The Kop Stand follows the same structure as the Tilton Road Stand, being divided into two levels with fans able to easily access both the upper and lower parts of the stand. The letters BCFC are spelt out in white along the bottom tier blocks, once again using a sliver of black seating to create a 3D effect. Between the first C and the F is a basic form of the Birmingham City Club Badge, which is a globe resting on top of a football with a scarf wrapped around them. The badge in the Kop Stand is of course far less detailed than the one which features on Birmingham City's shirts, but it's still a nice design feature.
Executive boxes and seating blocks can be found at the back and centre of the upper tier respectively, with two white sashes made out amongst the blue seating blocks on either side.
There are no supporting pillars coming down from the roof above and so your view from anywhere inside the Kop is perfectly clear, though much like the adjacent Tilton Road Stand there is a only a very small windshield in place next to the open southwest corner.
The Gil Merrick Stand is just about the tallest of the four at St. Andrew’s.
It is also two-tiered, but the lower tier is far, far bigger than the one above. The letters BCFC are spelt out in white in this lower tier, and each of these four letters is a different shape and size, similar to how Birmingham City designed the Club Badge for their 140th anniversary in 2015. White seating is also used to make a large diagonal sash either side of these letters.
The St. Andrew's changing rooms are based inside the Gil Merrick Stand, with the stadium tunnel in the northwest corner and a large electronic screen placed above here.
Your view is perfectly clear from anywhere inside the stand because of the cantilever roof above, but windshields at either side only protect the upper tier rows and those towards the back of the lower tier.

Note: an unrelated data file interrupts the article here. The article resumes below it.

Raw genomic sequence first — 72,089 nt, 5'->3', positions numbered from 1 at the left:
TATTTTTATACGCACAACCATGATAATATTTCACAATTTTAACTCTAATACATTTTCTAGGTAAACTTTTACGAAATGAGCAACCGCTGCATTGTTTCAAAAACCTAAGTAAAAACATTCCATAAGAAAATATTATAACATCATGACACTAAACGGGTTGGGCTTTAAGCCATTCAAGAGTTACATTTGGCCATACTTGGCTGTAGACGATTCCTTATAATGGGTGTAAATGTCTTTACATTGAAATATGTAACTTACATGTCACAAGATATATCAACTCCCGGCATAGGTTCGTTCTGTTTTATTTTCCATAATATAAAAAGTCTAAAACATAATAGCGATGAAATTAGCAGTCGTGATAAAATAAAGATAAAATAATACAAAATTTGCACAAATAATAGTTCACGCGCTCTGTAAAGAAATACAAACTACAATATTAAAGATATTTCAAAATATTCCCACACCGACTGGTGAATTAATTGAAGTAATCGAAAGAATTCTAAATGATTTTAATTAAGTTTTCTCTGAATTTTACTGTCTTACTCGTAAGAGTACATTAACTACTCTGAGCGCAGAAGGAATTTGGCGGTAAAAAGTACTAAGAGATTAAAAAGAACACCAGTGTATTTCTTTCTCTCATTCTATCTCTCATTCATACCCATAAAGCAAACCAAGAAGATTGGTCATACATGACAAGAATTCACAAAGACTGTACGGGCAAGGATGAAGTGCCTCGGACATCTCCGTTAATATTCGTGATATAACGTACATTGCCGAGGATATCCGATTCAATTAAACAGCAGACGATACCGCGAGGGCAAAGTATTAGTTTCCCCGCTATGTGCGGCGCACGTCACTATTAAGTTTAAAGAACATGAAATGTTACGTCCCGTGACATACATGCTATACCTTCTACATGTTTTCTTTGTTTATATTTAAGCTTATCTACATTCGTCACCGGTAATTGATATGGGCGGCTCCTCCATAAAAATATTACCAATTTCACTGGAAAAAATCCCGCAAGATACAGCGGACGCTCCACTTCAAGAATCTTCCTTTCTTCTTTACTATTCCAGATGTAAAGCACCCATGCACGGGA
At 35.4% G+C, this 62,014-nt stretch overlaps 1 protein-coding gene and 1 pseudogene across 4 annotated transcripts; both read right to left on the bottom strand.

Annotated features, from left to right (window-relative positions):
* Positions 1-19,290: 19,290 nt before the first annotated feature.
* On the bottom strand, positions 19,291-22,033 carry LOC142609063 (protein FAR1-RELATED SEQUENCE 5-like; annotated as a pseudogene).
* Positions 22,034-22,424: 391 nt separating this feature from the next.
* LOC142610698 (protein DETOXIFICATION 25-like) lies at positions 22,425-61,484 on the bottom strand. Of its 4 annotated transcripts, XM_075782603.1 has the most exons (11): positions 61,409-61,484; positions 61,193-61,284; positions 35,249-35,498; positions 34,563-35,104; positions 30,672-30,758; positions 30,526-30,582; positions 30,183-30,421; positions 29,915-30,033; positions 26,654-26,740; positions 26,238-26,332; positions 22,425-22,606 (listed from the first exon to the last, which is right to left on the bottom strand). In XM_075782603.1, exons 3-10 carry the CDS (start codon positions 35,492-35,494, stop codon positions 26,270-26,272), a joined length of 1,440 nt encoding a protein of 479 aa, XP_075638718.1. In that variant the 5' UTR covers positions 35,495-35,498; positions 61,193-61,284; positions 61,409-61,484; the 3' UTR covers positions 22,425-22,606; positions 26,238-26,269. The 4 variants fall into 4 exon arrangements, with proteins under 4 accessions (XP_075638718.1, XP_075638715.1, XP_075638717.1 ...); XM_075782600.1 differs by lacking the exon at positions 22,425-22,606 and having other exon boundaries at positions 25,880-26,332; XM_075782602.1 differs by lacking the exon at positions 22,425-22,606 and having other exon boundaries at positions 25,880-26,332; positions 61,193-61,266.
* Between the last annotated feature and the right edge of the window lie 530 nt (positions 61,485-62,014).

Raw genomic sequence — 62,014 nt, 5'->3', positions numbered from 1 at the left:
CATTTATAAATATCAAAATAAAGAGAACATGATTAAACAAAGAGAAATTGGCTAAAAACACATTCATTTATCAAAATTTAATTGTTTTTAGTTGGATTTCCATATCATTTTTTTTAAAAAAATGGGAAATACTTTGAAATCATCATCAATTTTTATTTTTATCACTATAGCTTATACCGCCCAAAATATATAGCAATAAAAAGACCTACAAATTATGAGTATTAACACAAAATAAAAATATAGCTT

Away fans are housed behind the goal in the Gil Merrick Stand.
Depending on the travelling allocation that Birmingham City give, the whole stand, including the upper tier, can be used to house away supporters, or just part of the stand, usually the side next to the southwest corner, is used.
The Gil Merrick Stand has also been split 50/50 between home and away fans for games, usually the Second City Derby against Aston Villa, which you can guarantee will be a sell-out at St. Andrew’s every time.
Pubs available to supporters on a matchday include*:
-The Cricketers Arms (48 Little Green Lane, B9 5AX) (Away Supporters Welcome)
-The Old Crown (188 High Street, B12 0LD) (Away Supporters Welcome)
-The Shakespeare (Lower Temple Street, B2 4JD) (Typically Home and Away Supporters) (Located near Birmingham New Street Station)
-The Wellington (37 Bennetts Hill, B2 5SN) (Away Supporters Welcome) (Food not served, but Welcome to bring own food)
*Pubs close to St. Andrew's are generally not recommended for away supporters. Finding a drink in Central Birmingham and then travelling to the stadium is a better option.
Birmingham City have a fantastic stadium that they call home. St. Andrew’s at times does not get the credit it perhaps deserves.
Whilst it isn’t the most appealing from the outside, you get a good view of the action from any of the four stands and when the Tilton Road and Kop are full, it can make for a very hostile atmosphere from the loyal Blues fanbase.
Don’t judge St. Andrew’s based purely on pictures, check it out first hand to see exactly why it is such a top football ground.
bottom of page